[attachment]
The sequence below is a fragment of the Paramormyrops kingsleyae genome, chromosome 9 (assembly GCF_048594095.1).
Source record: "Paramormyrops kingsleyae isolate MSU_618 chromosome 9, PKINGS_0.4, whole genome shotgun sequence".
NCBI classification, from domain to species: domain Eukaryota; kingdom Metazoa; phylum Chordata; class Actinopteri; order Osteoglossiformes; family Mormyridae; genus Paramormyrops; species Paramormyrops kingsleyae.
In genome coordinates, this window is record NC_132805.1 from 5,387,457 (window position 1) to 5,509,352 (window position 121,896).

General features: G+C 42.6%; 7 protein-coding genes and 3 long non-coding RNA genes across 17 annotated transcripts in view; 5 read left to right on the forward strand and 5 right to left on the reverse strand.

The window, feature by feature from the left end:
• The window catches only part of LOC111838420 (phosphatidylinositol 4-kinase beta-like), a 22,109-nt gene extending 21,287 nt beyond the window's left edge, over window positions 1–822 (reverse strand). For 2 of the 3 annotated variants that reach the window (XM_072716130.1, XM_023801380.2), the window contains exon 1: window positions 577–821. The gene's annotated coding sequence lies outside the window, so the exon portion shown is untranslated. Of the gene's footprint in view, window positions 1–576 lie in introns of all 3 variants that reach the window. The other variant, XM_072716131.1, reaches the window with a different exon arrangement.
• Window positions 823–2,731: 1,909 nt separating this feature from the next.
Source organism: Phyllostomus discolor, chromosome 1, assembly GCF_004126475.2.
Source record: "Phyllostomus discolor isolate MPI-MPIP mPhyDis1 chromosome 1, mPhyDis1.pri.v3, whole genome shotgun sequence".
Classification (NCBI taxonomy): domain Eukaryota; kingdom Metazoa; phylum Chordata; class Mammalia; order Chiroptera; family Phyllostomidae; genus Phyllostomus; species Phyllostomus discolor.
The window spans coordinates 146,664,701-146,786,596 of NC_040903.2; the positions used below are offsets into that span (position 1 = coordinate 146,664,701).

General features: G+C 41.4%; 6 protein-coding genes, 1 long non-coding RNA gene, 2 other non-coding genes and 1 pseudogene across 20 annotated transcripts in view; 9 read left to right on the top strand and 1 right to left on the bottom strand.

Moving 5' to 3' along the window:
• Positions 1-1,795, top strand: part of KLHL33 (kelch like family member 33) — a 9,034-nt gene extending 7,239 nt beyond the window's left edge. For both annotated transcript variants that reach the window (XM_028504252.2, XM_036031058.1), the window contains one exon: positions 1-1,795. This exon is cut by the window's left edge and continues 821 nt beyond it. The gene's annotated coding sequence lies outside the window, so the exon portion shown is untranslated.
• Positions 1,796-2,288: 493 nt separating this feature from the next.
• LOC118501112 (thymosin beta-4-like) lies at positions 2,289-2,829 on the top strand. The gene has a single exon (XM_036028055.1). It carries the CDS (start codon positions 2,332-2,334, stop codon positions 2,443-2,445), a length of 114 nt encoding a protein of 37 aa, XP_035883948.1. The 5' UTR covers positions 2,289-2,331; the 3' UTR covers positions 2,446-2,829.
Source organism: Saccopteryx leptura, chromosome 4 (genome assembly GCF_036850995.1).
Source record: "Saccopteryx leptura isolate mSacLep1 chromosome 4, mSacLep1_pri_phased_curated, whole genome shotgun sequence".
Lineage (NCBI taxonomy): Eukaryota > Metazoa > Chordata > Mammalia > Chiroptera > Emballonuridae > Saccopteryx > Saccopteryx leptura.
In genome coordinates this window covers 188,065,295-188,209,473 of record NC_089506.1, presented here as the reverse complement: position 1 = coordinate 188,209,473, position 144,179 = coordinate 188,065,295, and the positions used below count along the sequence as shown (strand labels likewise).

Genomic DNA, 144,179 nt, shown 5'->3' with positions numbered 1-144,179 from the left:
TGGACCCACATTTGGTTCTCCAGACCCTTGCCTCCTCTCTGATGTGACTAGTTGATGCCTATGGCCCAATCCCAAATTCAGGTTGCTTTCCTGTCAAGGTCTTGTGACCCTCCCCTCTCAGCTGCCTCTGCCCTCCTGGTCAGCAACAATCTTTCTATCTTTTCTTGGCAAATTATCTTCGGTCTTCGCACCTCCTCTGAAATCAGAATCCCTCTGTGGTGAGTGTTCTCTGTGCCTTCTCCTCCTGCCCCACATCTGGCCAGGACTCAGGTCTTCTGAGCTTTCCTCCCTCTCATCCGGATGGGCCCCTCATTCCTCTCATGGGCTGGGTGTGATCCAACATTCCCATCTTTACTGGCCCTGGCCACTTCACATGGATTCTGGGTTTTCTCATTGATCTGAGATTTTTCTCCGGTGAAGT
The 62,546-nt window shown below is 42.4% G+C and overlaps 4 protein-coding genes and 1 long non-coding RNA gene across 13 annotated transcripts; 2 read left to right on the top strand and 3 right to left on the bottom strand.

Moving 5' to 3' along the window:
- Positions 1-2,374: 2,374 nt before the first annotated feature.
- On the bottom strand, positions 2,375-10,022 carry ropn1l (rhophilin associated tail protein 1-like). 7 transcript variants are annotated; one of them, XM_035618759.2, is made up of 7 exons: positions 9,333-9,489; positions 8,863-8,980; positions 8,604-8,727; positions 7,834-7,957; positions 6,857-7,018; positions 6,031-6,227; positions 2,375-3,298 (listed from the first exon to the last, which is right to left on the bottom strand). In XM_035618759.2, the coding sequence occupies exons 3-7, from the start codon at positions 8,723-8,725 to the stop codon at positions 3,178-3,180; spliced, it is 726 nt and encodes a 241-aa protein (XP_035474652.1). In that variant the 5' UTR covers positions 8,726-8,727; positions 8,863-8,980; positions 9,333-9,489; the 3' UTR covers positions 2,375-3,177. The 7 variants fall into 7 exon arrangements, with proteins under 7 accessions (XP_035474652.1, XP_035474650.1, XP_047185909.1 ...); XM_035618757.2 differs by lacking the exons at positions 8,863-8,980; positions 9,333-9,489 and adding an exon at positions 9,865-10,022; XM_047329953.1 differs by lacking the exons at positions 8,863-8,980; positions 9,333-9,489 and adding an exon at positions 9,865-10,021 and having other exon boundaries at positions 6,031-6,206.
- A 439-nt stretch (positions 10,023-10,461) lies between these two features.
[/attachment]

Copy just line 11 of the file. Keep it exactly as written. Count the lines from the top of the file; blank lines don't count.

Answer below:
Classification (NCBI taxonomy): domain Eukaryota; kingdom Metazoa; phylum Chordata; class Mammalia; order Chiroptera; family Phyllostomidae; genus Phyllostomus; species Phyllostomus discolor.